In the bookish world, we talk a lot about the importance of being able to recognize yourself in the characters of the books you read. For d/Deaf and hard of hearing (HoH) folks, a range of books have been published in the last several years that have added wonderful new titles to Deaf literature.
In young people’s literature, we have everything from graphic novels featuring Deaf characters like a bunny with a superpower or a girl making new friends during a crisis. And new Deaf stories are coming out all the time! In young adult literature, both True Biz by Sara Novic and deaf not Deaf by Christian Fusco are scheduled to be released this spring.
And of course, d/Deaf people are the main characters of their own lives, and many d/Deaf and HoH writers have shared their stories through their memoirs and poetry. In his poetry collection Deaf Republic, author Ilya Kaminsky writes, “The deaf don’t believe in silence. Silence is the invention of the hearing.”
Whether you’re a d/Deaf or HoH person looking for more representation or a hearing person reading to learn more about the d/Deaf experiences, there is a book out there for you. In fact, there are too many wonderful books to count, but here are a few books with deaf characters that you should definitely add to your TBR!
El Deafo by Cece Bell
This graphic novel features the author’s own experience as the only Deaf girl at her school. It’s quite the adjustment when she moves from her all-Deaf school to her new one, but on the first day, she realizes her hearing aid can pick up teachers’ voices from all around the school. She has a superpower!
Feathers by Jacqueline Woodson
Frannie is a girl just trying to figure out life. She struggles to push aside her feelings of hopelessness as she tries to understand the world around her. But slowly she begins to see the world in a new way through her relationships, especially through her relationship with her Deaf brother.
Hello, Universe by Erin Entrada Kelly
Valencia Somerset is a Deaf girl who longs for friends. When a boy named Virgil is trapped at the bottom of a well by some bullies, Valencia finds herself teaming up with Kaori and Chet, two other kids from her school, to find Virgil and rescue him (if need be).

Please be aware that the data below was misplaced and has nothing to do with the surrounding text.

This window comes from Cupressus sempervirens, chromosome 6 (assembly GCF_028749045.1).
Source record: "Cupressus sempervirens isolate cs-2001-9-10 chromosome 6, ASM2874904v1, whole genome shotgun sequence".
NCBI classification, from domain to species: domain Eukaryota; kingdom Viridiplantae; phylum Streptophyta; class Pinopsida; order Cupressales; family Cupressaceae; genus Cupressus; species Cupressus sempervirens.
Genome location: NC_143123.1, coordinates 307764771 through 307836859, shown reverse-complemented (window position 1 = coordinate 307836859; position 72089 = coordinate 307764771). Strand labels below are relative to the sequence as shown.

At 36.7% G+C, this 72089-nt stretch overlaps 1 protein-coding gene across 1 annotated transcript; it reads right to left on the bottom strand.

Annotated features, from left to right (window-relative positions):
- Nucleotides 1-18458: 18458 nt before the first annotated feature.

You’re Welcome, Universe by Whitney Gardner
Julie finds a slur written about her friend on the back of her school, so she decides to cover it over with graffiti, which just happens to be against the school rules. When she finds herself kicked out of her Deaf school for this, she must integrate into “mainstream” school for the first time.
Song for a Whale by Lynne Kelly
Iris is the only Deaf person at her school, which makes her feel incredibly lonely sometimes. She feels like she has no one to talk to, that the people around her aren’t listening. But then she discovers a whale called Blue 55 who can’t talk to the other whales for some reason. She knows exactly how he feels and becomes determined to find a way to “sing” to him.
Show Me a Sign by Ann Clare Lezotte
Mary Lambert comes from a community on Martha’s Vineyard where both Deaf and hearing people use sign language in everyday life. To Mary, that’s normal. But when a young scientist arrives to try to figure out why deafness is so prevalent in the community, Mary finds herself a target for one of his experiments.
Mean Little Deaf Queer by Terry Galloway
Deaf lesbian writer Terry Galloway describes her experience losing her hearing at the age of 9 and learning to navigate a world as the only kid she knew with hearing aids. She eventually discovers that performance gives her a way to channel her feelings, providing an incredible artistic outlet that she’d use throughout her life.
Sounds Like Home: Growing Up Black and Deaf in the South by Mary Herring Wright
Originally published in 1999, Sounds Like Home tells the story of Mary Herring Wright, a Deaf Black woman growing up in rural North Carolina. The 20th anniversary edition includes an introduction by Joseph Hill and Carolyn McCaskill, who discuss that this text and the accompanying photos are some of the only documentation from segregated Black Deaf schools.
Haben: The Deafblind Woman Who Conquered Harvard Law by Haben Girma
In her incredible memoir, disability rights advocate and lawyer Haben Girma shares her experience attending and graduating from Harvard Law School. The daughter of Eritrean immigrants, Girma describes her experience of traveling the world and then attending law school, including her innovations in text-to-braille technology.
Be sure to check out True Biz by Sara Novic and deaf not Deaf by Christian Fusco when they come out this spring! And you can find more books featuring d/Deaf and HoH characters from resources like Hearing Like Me‘s book club.